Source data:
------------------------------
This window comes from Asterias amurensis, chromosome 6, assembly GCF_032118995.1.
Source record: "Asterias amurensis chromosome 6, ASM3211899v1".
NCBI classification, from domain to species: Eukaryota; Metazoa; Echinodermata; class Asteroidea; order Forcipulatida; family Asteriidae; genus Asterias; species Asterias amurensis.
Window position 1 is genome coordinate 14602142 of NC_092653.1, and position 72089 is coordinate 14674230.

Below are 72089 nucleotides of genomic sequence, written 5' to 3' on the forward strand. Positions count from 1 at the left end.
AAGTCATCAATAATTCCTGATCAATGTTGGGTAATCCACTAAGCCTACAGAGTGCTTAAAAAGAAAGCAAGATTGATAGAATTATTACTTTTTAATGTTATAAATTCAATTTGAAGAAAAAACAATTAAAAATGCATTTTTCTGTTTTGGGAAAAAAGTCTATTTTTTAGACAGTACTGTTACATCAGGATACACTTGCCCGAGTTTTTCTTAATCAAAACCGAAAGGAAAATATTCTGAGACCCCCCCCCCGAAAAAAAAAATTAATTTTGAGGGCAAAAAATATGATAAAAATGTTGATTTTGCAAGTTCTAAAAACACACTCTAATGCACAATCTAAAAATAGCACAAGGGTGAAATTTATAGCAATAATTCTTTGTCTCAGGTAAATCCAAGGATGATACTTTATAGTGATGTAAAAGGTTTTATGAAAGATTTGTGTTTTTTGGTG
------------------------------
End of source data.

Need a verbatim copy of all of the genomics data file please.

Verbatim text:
This window comes from Asterias amurensis, chromosome 6, assembly GCF_032118995.1.
Source record: "Asterias amurensis chromosome 6, ASM3211899v1".
NCBI classification, from domain to species: Eukaryota; Metazoa; Echinodermata; class Asteroidea; order Forcipulatida; family Asteriidae; genus Asterias; species Asterias amurensis.
Window position 1 is genome coordinate 14602142 of NC_092653.1, and position 72089 is coordinate 14674230.

Below are 72089 nucleotides of genomic sequence, written 5' to 3' on the forward strand. Positions count from 1 at the left end.
AAGTCATCAATAATTCCTGATCAATGTTGGGTAATCCACTAAGCCTACAGAGTGCTTAAAAAGAAAGCAAGATTGATAGAATTATTACTTTTTAATGTTATAAATTCAATTTGAAGAAAAAACAATTAAAAATGCATTTTTCTGTTTTGGGAAAAAAGTCTATTTTTTAGACAGTACTGTTACATCAGGATACACTTGCCCGAGTTTTTCTTAATCAAAACCGAAAGGAAAATATTCTGAGACCCCCCCCCCGAAAAAAAAAATTAATTTTGAGGGCAAAAAATATGATAAAAATGTTGATTTTGCAAGTTCTAAAAACACACTCTAATGCACAATCTAAAAATAGCACAAGGGTGAAATTTATAGCAATAATTCTTTGTCTCAGGTAAATCCAAGGATGATACTTTATAGTGATGTAAAAGGTTTTATGAAAGATTTGTGTTTTTTGGTG